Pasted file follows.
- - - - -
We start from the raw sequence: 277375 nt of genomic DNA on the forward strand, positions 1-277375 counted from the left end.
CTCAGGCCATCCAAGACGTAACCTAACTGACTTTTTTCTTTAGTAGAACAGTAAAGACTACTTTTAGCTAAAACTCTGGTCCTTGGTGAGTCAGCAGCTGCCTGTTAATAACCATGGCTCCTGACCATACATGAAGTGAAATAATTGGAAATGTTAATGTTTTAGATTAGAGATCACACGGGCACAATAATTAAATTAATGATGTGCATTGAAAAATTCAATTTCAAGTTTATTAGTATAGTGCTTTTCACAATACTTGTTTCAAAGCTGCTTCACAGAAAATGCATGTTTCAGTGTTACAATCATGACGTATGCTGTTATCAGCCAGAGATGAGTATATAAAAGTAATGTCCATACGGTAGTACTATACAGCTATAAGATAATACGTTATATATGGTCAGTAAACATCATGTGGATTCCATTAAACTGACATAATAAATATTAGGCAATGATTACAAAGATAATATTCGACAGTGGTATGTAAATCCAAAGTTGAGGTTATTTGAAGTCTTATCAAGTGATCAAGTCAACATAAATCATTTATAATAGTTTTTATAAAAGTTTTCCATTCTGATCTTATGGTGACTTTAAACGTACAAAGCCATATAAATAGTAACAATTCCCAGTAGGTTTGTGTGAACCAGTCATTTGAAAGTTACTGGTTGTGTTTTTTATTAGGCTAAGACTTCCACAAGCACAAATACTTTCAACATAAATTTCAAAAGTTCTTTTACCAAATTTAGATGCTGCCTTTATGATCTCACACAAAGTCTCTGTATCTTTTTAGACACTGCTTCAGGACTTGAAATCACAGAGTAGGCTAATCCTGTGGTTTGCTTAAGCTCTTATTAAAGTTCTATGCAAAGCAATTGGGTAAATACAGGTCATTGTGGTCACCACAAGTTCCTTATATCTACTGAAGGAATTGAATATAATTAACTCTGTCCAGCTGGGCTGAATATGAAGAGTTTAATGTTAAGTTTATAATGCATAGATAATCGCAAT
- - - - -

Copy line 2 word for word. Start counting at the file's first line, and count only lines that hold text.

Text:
CTCAGGCCATCCAAGACGTAACCTAACTGACTTTTTTCTTTAGTAGAACAGTAAAGACTACTTTTAGCTAAAACTCTGGTCCTTGGTGAGTCAGCAGCTGCCTGTTAATAACCATGGCTCCTGACCATACATGAAGTGAAATAATTGGAAATGTTAATGTTTTAGATTAGAGATCACACGGGCACAATAATTAAATTAATGATGTGCATTGAAAAATTCAATTTCAAGTTTATTAGTATAGTGCTTTTCACAATACTTGTTTCAAAGCTGCTTCACAGAAAATGCATGTTTCAGTGTTACAATCATGACGTATGCTGTTATCAGCCAGAGATGAGTATATAAAAGTAATGTCCATACGGTAGTACTATACAGCTATAAGATAATACGTTATATATGGTCAGTAAACATCATGTGGATTCCATTAAACTGACATAATAAATATTAGGCAATGATTACAAAGATAATATTCGACAGTGGTATGTAAATCCAAAGTTGAGGTTATTTGAAGTCTTATCAAGTGATCAAGTCAACATAAATCATTTATAATAGTTTTTATAAAAGTTTTCCATTCTGATCTTATGGTGACTTTAAACGTACAAAGCCATATAAATAGTAACAATTCCCAGTAGGTTTGTGTGAACCAGTCATTTGAAAGTTACTGGTTGTGTTTTTTATTAGGCTAAGACTTCCACAAGCACAAATACTTTCAACATAAATTTCAAAAGTTCTTTTACCAAATTTAGATGCTGCCTTTATGATCTCACACAAAGTCTCTGTATCTTTTTAGACACTGCTTCAGGACTTGAAATCACAGAGTAGGCTAATCCTGTGGTTTGCTTAAGCTCTTATTAAAGTTCTATGCAAAGCAATTGGGTAAATACAGGTCATTGTGGTCACCACAAGTTCCTTATATCTACTGAAGGAATTGAATATAATTAACTCTGTCCAGCTGGGCTGAATATGAAGAGTTTAATGTTAAGTTTATAATGCATAGATAATCGCAAT